After paying for a dock repair from an Orlando dock repair company, you’re likely looking at ways to save money and prevent the need for another repair or replacement so soon. While docks will need routine checkups and repairs, there are ways to maintain your dock and lessen the damage. You can keep your freshly repaired dock in good shape for many seasons to come by practicing diligent dock maintenance.
Preparing a dock maintenance plan is the best way to keep up with the regular maintenance that your dock needs and ensure that it’s getting done. While dock maintenance will differ depending on the materials your dock is built from, most maintenance plans are relatively similar.
Here’s how to get yours started:
How To Best Maintain Your Residential Dock After A Repair
Frequently Inspect Your Dock
A regular inspection of your dock can pick up problems before they arise. If you’re frequently checking your dock to ensure that everything is in good condition, you’re much more likely to notice when something is damaged shortly after it happens.
Even if you can’t inspect your dock all the time, make a point to do a close inspection after storms or rough weather. At the very least, do a thorough inspection every year.
Clean Your Dock Annually
Whether your dock is made of wood, concrete, plastic, or some other material, it needs to be cleaned. Overtime, dirt and debris will need to be scrubbed away to prevent rotting or deterioration.
Cleaning your dock will also help keep it looking fresh and new. Even if your dock is several years old, routine cleaning can do wonders for its appearance.
Stain Wooden Docks
Stain doesn’t just make wooden docks look nicer; it actively protects the wood from harmful elements and lessens the risk of rot and decay. Deep penetrating wood stain is the best as it won’t flake or peel easily and will provide a strong layer of protection.
Wood stain does a lot to protect against moisture and mold growth. Many stains also protect your wood from harmful UV exposure and prevent the wood from fading from direct sunlight.
Staining your dock should be done after cleaning it. When the wood is freshly cleaned, it’s much more likely to adhere.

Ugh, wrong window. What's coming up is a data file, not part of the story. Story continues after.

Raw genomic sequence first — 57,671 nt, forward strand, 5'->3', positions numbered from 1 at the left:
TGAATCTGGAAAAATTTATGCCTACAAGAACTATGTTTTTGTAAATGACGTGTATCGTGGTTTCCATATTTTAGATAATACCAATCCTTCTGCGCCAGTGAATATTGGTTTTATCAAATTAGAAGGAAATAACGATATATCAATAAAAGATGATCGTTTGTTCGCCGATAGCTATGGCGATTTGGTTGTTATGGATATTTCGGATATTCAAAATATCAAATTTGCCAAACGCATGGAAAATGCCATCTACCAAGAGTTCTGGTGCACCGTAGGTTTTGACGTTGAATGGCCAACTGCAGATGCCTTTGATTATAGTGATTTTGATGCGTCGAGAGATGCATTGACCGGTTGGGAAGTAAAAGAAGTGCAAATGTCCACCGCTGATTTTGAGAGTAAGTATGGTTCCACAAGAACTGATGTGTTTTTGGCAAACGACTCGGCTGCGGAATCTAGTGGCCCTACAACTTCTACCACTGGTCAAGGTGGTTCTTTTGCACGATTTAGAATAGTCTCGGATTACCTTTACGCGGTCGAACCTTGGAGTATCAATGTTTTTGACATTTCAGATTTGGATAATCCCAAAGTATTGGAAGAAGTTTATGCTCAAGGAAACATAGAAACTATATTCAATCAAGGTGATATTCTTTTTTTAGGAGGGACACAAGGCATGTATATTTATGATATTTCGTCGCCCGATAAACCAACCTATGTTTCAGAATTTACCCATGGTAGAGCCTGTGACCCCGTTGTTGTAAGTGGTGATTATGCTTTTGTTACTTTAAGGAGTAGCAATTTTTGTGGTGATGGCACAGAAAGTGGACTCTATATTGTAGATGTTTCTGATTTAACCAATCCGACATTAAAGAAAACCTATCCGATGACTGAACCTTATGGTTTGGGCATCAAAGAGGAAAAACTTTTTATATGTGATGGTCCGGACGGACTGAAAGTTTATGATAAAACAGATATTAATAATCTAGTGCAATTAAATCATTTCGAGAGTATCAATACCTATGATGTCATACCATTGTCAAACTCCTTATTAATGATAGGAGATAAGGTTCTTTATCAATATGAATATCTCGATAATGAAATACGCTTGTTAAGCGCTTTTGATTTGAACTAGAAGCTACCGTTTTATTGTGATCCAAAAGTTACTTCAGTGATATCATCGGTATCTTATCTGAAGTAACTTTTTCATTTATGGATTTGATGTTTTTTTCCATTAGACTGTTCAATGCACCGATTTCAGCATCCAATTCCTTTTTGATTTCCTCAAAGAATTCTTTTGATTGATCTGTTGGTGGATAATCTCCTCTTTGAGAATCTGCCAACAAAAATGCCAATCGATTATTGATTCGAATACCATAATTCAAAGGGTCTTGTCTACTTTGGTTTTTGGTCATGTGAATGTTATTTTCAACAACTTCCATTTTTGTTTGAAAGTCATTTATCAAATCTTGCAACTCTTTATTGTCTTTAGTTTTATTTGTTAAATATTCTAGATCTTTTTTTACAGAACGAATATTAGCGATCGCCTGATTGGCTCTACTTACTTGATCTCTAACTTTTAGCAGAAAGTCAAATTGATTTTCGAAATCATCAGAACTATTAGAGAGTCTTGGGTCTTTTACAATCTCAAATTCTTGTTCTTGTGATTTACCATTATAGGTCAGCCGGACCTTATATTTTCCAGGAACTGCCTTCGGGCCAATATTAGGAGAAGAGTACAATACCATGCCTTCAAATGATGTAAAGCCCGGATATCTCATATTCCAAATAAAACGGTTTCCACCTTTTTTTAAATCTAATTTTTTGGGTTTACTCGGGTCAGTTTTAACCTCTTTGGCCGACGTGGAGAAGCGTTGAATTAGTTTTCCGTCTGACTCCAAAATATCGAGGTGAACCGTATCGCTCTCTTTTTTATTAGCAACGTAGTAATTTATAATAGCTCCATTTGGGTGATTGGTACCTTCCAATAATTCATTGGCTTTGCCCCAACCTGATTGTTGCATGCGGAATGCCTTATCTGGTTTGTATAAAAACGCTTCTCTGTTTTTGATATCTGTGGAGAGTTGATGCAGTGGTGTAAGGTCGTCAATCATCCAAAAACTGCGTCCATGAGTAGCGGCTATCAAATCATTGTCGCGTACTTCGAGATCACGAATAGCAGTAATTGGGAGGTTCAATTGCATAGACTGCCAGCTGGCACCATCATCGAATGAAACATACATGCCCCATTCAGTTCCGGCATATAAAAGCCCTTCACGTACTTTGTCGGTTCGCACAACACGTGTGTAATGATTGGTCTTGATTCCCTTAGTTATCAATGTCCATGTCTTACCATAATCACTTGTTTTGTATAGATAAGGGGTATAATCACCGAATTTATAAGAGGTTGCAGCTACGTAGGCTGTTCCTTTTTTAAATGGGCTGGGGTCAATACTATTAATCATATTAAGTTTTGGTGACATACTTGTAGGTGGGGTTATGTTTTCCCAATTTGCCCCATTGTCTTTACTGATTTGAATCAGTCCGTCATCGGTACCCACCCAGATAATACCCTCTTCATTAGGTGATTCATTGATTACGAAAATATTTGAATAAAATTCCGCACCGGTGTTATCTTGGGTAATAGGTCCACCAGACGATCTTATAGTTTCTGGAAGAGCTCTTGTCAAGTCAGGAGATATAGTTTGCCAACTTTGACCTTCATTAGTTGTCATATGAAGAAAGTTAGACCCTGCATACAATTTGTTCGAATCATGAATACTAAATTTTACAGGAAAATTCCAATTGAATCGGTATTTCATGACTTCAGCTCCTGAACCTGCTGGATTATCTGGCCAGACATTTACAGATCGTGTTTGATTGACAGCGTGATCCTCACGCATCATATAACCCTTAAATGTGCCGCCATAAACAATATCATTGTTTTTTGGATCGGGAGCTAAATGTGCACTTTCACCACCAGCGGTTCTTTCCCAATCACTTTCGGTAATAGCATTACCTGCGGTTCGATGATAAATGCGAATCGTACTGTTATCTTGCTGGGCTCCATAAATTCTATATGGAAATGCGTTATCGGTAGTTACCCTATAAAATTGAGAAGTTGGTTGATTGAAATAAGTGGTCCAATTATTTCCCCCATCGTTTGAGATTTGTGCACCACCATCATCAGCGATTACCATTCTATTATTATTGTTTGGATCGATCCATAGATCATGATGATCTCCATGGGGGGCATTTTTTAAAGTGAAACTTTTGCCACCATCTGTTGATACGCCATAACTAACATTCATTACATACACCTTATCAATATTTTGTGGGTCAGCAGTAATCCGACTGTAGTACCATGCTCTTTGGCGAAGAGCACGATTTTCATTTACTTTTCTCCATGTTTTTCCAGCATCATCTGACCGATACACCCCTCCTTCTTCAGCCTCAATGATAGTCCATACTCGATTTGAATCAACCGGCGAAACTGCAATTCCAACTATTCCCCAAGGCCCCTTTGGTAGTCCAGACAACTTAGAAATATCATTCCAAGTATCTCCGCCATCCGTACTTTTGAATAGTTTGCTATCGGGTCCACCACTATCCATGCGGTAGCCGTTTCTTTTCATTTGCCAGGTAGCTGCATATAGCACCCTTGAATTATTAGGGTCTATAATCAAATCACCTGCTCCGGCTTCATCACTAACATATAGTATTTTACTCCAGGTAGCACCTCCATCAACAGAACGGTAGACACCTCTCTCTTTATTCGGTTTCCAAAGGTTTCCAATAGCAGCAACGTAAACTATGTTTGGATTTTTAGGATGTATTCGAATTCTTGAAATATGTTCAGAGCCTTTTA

Seal Your Dock
Similar to staining, sealing your dock will do wonders to prevent fading from sunlight and rot caused by constant water exposure. If your dock is painted, sealing it may not be necessary. However, for stained docks, a sealant will add an extra layer of protection and is highly recommended.
Sealing your dock annually will mean less costly repairs in the future as wood is protected from mildew and much less likely to rot. So instead of needing to be replaced in a few years, your wood dock will remain strong and in good shape.
Protect Corners and Sides
The corners and sides of your dock get the most brutal beating during the year. From accidental bumps when bringing in your boat to floating debris that’s brought over during a storm, you should protect the corners and sides of your dock before they get hurt.
Fortunately, finding rubber edge protection is relatively easy. Many hardware and boating stores will have a variety available. If you don’t want to spend money on them, though, you can also use old tires or rubber buoys as dock protection. Tying them to the sides of your dock will reduce the damage done to your dock when something knocks into it, whether by accident or not.
Use the Right Material
If you notice a screw come undone or other minor fixes that you can take care of, make sure you use the right materials. Screws and fasteners need to be made for outdoor use, or you could further damage your dock. Instead of reaching for duct tape to temporarily fix something, find the right product and make sure the problem is properly managed.
Dock repairs and replacements are expensive, but you can keep your dock in good shape by following a regular maintenance schedule. Benefit from your most recent repair by taking the extra step to ensure your dock stays in good condition rather than waiting until the next repair job.